Butterfly on a leaf showing orange underside with darker, white-edged, streak and some of the brown and orange upperwing

Brown Hairstreak. Photo: Geoff Hiscocks.

A butterfly badly hit across the country by the reduction in hedgerows.

Where to see

Habitat: Hedges and woodland edges which extend across a wide area.

Caterpillar foodplants: Mainly blackthorn, occasionally other prunus species.

Best places: The only place you are fairly certain to see the Brown Hairstreak in Dorset (at the right time) is at our Alners Gorse Butterfly Reserve. They have been reported at Lydlinch, also in North Dorset.

Reported from the following locations last year*:

When to see

Mainly July and into August, possibly September

Sightings by month (last 5 years)*:

Sightings this year*:


Notes

Size: small.

This butterfly is not seen in large numbers, as it tends to lay its eggs across a wide area. It is declining across the UK and only just hangs on in Dorset, where our Alners Gorse Reserve is being especially managed for it. It is not easily seen as an adult butterfly, because the males spend almost all their time feeding and mating high up on the tallest trees in the colony known as ‘master trees’. However once they have mated females do come down to lay on blackthorn shrubs in August and September. Surveys are often undertaken by counting eggs in the winter, because they are easier to find than the adult butterflies.

The Brown Hairstreak tends to sit with its wings closed, but you will sometimes catch it with its wings open, soaking up the sun. All the Hairstreaks have small tails to the hind wings.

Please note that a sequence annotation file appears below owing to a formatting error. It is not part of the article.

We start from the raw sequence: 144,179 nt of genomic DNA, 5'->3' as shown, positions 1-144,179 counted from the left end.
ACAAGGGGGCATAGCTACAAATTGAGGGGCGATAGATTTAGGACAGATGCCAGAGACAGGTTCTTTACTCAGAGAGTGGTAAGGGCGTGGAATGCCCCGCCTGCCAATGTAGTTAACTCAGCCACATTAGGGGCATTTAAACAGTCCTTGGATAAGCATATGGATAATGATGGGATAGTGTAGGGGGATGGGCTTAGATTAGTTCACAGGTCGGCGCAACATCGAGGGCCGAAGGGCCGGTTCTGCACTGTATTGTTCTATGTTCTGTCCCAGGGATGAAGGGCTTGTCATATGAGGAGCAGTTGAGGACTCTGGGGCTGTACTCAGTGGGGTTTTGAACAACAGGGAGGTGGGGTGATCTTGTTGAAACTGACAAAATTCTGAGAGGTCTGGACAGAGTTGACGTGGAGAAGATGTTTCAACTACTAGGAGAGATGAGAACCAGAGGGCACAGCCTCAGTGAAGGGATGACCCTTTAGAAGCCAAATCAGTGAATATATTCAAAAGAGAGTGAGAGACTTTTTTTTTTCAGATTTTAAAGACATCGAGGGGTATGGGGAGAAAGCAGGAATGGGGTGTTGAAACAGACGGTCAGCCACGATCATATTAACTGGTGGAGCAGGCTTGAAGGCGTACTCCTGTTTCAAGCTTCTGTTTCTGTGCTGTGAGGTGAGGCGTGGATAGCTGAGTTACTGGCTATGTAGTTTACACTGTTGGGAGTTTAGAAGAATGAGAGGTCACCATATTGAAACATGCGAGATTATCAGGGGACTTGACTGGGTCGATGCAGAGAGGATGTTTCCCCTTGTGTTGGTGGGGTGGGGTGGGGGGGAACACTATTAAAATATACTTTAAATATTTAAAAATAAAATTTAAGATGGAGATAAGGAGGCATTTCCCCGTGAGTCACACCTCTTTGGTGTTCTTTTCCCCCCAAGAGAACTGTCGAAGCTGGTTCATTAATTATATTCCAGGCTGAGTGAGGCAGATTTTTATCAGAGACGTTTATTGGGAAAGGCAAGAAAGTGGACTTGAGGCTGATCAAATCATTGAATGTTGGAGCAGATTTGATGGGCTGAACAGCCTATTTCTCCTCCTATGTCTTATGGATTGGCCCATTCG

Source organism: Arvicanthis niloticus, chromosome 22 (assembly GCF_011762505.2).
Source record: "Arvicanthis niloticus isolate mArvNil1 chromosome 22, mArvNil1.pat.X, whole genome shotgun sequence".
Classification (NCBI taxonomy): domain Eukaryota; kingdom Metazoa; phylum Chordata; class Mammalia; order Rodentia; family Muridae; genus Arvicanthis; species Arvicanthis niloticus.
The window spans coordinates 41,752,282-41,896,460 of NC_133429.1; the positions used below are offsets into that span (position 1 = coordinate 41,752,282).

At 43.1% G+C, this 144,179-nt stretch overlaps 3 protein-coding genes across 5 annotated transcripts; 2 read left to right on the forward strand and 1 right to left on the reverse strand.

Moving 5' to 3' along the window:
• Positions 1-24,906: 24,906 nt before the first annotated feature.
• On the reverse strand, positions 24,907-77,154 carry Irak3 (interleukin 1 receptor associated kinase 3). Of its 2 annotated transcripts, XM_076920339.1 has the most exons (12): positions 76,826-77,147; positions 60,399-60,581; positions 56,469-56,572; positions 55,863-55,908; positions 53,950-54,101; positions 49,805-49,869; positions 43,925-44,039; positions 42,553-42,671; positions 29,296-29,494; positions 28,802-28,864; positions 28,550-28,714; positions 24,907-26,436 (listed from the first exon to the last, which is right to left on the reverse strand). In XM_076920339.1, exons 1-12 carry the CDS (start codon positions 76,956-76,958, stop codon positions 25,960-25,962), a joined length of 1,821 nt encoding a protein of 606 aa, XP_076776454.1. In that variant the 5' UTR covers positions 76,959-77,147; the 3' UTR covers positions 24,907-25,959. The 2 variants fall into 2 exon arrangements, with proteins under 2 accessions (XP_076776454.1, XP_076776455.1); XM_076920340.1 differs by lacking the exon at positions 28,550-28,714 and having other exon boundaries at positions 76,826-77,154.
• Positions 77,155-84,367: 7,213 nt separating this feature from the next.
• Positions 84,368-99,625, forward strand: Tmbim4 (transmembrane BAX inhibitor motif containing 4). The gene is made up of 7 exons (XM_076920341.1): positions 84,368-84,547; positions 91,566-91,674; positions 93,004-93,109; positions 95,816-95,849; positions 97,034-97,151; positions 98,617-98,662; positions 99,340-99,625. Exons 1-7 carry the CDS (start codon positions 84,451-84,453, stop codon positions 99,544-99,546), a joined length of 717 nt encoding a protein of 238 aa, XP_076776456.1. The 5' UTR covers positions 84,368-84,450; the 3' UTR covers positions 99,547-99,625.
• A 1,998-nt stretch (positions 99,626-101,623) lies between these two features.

Male underwings are less bright than those of females, which can be so golden in colour that they were once thought to be a separate species, the Golden Fritillary.

Only females have a definite orange patch on their upperwings, the males being more brown with just a dash of duller orange. Females have longer tails, but this can be difficult to see in the wild.

Occasionally confused with the Gatekeeper, which can seem orange when the sun catches it flying high, but more often with the day-flying male Vapourer Moth, though this is smaller and very different close up.

The presence and abundance of the Brown Hairstreak is often assessed by searching for the eggs in winter.

Photo gallery

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*Please note: The charts shown on this page are drawn only from casual sightings submitted to this website. Records from this website will be added to a lot more data collected throughout the year and used to compile the five-yearly Butterfly Atlases for Dorset and the UK.